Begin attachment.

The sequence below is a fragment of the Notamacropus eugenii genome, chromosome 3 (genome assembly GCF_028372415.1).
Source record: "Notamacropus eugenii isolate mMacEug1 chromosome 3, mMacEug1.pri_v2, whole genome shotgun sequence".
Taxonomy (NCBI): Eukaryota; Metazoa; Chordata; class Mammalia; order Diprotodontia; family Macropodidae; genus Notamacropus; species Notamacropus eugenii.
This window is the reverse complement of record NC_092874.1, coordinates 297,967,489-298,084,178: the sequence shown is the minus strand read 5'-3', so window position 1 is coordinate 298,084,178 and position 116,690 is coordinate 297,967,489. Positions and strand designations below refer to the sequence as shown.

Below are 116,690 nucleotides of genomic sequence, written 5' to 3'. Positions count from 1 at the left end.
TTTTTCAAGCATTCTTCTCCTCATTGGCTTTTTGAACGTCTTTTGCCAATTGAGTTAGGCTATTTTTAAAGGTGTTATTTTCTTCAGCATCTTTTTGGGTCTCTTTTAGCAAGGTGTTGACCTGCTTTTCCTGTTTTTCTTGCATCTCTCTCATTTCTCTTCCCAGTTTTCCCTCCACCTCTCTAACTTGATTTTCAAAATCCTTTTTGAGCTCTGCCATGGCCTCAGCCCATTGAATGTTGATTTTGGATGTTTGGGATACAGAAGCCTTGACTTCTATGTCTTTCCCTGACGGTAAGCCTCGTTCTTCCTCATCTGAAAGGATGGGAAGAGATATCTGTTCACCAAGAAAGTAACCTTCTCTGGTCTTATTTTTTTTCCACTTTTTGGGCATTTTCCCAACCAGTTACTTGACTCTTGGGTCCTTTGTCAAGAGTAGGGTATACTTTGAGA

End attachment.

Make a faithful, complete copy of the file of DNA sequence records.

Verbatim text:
The sequence below is a fragment of the Notamacropus eugenii genome, chromosome 3 (genome assembly GCF_028372415.1).
Source record: "Notamacropus eugenii isolate mMacEug1 chromosome 3, mMacEug1.pri_v2, whole genome shotgun sequence".
Taxonomy (NCBI): Eukaryota; Metazoa; Chordata; class Mammalia; order Diprotodontia; family Macropodidae; genus Notamacropus; species Notamacropus eugenii.
This window is the reverse complement of record NC_092874.1, coordinates 297,967,489-298,084,178: the sequence shown is the minus strand read 5'-3', so window position 1 is coordinate 298,084,178 and position 116,690 is coordinate 297,967,489. Positions and strand designations below refer to the sequence as shown.

Below are 116,690 nucleotides of genomic sequence, written 5' to 3'. Positions count from 1 at the left end.
TTTTTCAAGCATTCTTCTCCTCATTGGCTTTTTGAACGTCTTTTGCCAATTGAGTTAGGCTATTTTTAAAGGTGTTATTTTCTTCAGCATCTTTTTGGGTCTCTTTTAGCAAGGTGTTGACCTGCTTTTCCTGTTTTTCTTGCATCTCTCTCATTTCTCTTCCCAGTTTTCCCTCCACCTCTCTAACTTGATTTTCAAAATCCTTTTTGAGCTCTGCCATGGCCTCAGCCCATTGAATGTTGATTTTGGATGTTTGGGATACAGAAGCCTTGACTTCTATGTCTTTCCCTGACGGTAAGCCTCGTTCTTCCTCATCTGAAAGGATGGGAAGAGATATCTGTTCACCAAGAAAGTAACCTTCTCTGGTCTTATTTTTTTTCCACTTTTTGGGCATTTTCCCAACCAGTTACTTGACTCTTGGGTCCTTTGTCAAGAGTAGGGTATACTTTGAGA